Thursday, June 16, 2022

Wheat flour quality characteristics

Flour quality can be defined as the set of organoleptic, physical, chemical and rheological characteristics imposed by processing requirements for the purpose it is intended. The usefulness of flour is different depending on the industry in which it will be processed: bread and bakery products, pasta etc.

The quality of wheat flour is fundamentally determined by its chemical composition. The major components of wheat flour are protein (approximately 10%–12%) and starch (approximately 70–75%), and the minor components are polysaccharides (approximately 2-3%) and lipids (approximately 2%).

Chemical compositions may affect the flour properties of dough kneading (water absorption rate), gluten network formation, dough properties (hardness, viscosity, elasticity, extensibility, plasticity, water retention, etc.,) and cooking characteristics (shape retention, chewing viscosity, hardness, shrinkage, etc.,).

During storage, the quality of wheat flour undergoes major changes, some of them are beneficial, and others may worsen quality. The moment during storage when technological properties of flour improves, that process is called maturity.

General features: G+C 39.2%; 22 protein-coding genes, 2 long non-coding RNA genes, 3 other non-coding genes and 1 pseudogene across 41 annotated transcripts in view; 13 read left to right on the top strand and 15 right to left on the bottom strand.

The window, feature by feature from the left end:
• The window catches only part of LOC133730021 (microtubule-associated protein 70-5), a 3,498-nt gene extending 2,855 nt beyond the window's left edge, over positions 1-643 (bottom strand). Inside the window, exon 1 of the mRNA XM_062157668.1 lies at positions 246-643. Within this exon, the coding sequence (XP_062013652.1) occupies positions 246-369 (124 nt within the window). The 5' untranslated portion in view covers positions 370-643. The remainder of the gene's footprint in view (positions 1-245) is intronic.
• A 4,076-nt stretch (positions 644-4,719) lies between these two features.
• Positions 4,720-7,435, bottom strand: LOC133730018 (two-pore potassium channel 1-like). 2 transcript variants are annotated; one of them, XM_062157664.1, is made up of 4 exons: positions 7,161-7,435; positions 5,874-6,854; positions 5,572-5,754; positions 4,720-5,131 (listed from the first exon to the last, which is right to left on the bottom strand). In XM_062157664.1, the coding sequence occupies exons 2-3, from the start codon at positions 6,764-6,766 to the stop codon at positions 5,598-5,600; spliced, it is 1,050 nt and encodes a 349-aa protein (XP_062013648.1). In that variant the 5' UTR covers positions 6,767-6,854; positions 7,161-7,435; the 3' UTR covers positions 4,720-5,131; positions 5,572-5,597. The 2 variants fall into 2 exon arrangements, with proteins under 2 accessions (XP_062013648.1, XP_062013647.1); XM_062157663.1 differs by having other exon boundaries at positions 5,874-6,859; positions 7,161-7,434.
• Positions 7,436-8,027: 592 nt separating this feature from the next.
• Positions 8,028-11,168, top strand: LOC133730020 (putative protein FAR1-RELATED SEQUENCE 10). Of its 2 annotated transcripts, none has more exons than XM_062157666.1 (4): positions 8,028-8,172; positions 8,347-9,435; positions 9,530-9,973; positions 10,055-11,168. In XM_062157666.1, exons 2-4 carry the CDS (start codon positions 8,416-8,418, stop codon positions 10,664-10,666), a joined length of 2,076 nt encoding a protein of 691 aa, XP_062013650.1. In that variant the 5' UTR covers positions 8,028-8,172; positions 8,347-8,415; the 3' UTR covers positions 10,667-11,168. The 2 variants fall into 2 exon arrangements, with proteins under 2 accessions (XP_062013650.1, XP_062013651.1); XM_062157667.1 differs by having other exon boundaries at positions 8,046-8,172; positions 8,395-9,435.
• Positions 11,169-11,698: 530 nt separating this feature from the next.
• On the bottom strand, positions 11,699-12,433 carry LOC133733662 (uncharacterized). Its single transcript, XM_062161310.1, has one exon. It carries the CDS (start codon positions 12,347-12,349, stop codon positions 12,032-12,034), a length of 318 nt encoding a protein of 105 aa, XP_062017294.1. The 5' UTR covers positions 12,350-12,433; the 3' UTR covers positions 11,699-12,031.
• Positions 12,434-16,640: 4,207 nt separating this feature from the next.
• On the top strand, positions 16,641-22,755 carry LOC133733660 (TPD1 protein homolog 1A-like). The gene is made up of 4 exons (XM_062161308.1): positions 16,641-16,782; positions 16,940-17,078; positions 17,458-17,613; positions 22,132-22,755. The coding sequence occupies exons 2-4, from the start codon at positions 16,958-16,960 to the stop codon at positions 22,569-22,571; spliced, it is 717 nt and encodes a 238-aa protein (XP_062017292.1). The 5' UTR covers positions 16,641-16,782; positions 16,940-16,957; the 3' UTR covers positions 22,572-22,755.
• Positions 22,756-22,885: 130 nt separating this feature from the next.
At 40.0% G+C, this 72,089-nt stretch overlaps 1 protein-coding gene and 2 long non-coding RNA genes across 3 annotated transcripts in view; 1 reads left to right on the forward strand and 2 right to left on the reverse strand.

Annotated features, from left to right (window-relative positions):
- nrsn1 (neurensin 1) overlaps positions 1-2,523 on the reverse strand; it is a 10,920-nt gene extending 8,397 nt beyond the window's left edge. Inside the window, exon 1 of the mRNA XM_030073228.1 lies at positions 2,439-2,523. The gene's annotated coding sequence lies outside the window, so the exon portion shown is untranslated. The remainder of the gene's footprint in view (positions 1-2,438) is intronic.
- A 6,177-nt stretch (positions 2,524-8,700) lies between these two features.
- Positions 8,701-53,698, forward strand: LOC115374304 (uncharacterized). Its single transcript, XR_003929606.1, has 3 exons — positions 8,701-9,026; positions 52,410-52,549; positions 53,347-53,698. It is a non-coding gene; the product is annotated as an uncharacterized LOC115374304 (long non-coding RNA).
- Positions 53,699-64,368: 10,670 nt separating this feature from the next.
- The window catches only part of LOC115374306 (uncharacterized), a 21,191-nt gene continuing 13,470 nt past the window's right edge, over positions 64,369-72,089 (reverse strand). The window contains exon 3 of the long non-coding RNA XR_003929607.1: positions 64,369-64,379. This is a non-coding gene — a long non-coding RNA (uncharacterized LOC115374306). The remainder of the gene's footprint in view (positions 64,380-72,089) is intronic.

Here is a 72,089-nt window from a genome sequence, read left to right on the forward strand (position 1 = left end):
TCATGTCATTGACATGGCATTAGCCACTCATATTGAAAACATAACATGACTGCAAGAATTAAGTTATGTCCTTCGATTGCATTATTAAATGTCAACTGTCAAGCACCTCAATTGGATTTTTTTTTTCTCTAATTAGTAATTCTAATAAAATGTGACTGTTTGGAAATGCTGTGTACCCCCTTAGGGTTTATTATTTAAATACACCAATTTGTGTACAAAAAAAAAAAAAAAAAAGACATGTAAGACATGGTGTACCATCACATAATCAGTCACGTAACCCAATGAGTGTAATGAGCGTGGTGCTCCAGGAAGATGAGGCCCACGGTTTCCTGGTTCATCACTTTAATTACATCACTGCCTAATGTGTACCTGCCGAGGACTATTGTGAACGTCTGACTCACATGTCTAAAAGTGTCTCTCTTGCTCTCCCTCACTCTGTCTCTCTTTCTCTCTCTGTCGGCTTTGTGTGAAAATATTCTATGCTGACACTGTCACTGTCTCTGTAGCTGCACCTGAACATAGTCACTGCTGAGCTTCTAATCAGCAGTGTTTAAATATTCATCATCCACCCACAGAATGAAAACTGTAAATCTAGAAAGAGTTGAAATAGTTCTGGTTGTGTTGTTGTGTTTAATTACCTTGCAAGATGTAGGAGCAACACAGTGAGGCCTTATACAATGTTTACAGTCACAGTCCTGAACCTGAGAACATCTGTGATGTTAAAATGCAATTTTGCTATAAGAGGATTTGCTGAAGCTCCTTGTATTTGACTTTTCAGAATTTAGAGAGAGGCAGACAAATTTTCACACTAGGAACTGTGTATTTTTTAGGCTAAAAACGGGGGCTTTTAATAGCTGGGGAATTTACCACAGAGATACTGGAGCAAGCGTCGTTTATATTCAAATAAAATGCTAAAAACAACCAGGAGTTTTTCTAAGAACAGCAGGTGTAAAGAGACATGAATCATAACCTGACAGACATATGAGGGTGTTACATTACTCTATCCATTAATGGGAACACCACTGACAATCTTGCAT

Bakers generally classify wheat by the hardness of the kernel, that is, by whether  the kernel is hard or soft. Hard wheat kernels are high in protein; soft wheat kernels are low in protein. Hard wheat kernels feel harder than soft ones because protein in these kernels forms large, hard chunks. Hard wheat kernels typically are higher in carotenoids than soft wheat kernels are.

The baking potential of wheat flours is influenced by many factors, most notably protein content. Protein content is in turn influenced mainly by nitrogen fertilization, while the protein quality is determined primarily by the wheat genotype. On the other hand, both the quality and the content of the wheat protein are affected by the climatic conditions during wheat maturation
Wheat flour quality characteristics 

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